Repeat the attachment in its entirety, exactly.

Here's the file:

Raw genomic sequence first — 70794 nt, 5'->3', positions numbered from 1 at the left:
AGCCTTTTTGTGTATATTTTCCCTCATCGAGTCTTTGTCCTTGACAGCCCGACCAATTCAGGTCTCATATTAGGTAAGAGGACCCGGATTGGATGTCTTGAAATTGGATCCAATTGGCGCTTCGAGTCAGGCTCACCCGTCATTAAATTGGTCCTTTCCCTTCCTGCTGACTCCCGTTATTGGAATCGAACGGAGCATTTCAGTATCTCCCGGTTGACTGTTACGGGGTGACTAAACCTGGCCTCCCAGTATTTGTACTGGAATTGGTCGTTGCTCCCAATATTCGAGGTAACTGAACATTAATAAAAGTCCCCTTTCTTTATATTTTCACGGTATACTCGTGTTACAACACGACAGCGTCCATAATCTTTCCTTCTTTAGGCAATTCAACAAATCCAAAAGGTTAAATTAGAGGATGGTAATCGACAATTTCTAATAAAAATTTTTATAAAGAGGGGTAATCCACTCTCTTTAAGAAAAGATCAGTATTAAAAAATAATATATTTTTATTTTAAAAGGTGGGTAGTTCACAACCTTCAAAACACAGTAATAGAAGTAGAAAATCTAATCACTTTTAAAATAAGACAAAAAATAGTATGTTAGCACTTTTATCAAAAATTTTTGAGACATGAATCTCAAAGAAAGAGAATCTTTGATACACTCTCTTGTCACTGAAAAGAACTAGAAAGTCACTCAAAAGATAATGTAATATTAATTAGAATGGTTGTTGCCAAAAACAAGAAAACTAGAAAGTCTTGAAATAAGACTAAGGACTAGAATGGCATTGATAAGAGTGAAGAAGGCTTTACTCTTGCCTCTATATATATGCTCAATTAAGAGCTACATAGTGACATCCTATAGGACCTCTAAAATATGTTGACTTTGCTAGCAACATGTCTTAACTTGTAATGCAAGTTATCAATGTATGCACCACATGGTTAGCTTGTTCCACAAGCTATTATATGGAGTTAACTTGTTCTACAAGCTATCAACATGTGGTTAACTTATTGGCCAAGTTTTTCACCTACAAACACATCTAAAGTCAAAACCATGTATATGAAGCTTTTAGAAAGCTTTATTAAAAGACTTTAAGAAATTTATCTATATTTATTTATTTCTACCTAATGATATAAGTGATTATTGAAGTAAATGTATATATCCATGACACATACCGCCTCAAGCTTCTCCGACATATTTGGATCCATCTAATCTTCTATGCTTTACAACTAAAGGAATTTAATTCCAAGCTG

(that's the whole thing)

Raw genomic sequence first — 70794 nt, 5'->3', positions numbered from 1 at the left:
AGCCTTTTTGTGTATATTTTCCCTCATCGAGTCTTTGTCCTTGACAGCCCGACCAATTCAGGTCTCATATTAGGTAAGAGGACCCGGATTGGATGTCTTGAAATTGGATCCAATTGGCGCTTCGAGTCAGGCTCACCCGTCATTAAATTGGTCCTTTCCCTTCCTGCTGACTCCCGTTATTGGAATCGAACGGAGCATTTCAGTATCTCCCGGTTGACTGTTACGGGGTGACTAAACCTGGCCTCCCAGTATTTGTACTGGAATTGGTCGTTGCTCCCAATATTCGAGGTAACTGAACATTAATAAAAGTCCCCTTTCTTTATATTTTCACGGTATACTCGTGTTACAACACGACAGCGTCCATAATCTTTCCTTCTTTAGGCAATTCAACAAATCCAAAAGGTTAAATTAGAGGATGGTAATCGACAATTTCTAATAAAAATTTTTATAAAGAGGGGTAATCCACTCTCTTTAAGAAAAGATCAGTATTAAAAAATAATATATTTTTATTTTAAAAGGTGGGTAGTTCACAACCTTCAAAACACAGTAATAGAAGTAGAAAATCTAATCACTTTTAAAATAAGACAAAAAATAGTATGTTAGCACTTTTATCAAAAATTTTTGAGACATGAATCTCAAAGAAAGAGAATCTTTGATACACTCTCTTGTCACTGAAAAGAACTAGAAAGTCACTCAAAAGATAATGTAATATTAATTAGAATGGTTGTTGCCAAAAACAAGAAAACTAGAAAGTCTTGAAATAAGACTAAGGACTAGAATGGCATTGATAAGAGTGAAGAAGGCTTTACTCTTGCCTCTATATATATGCTCAATTAAGAGCTACATAGTGACATCCTATAGGACCTCTAAAATATGTTGACTTTGCTAGCAACATGTCTTAACTTGTAATGCAAGTTATCAATGTATGCACCACATGGTTAGCTTGTTCCACAAGCTATTATATGGAGTTAACTTGTTCTACAAGCTATCAACATGTGGTTAACTTATTGGCCAAGTTTTTCACCTACAAACACATCTAAAGTCAAAACCATGTATATGAAGCTTTTAGAAAGCTTTATTAAAAGACTTTAAGAAATTTATCTATATTTATTTATTTCTACCTAATGATATAAGTGATTATTGAAGTAAATGTATATATCCATGACACATACCGCCTCAAGCTTCTCCGACATATTTGGATCCATCTAATCTTCTATGCTTTACAACTAAAGGAATTTAATTCCAAGCTG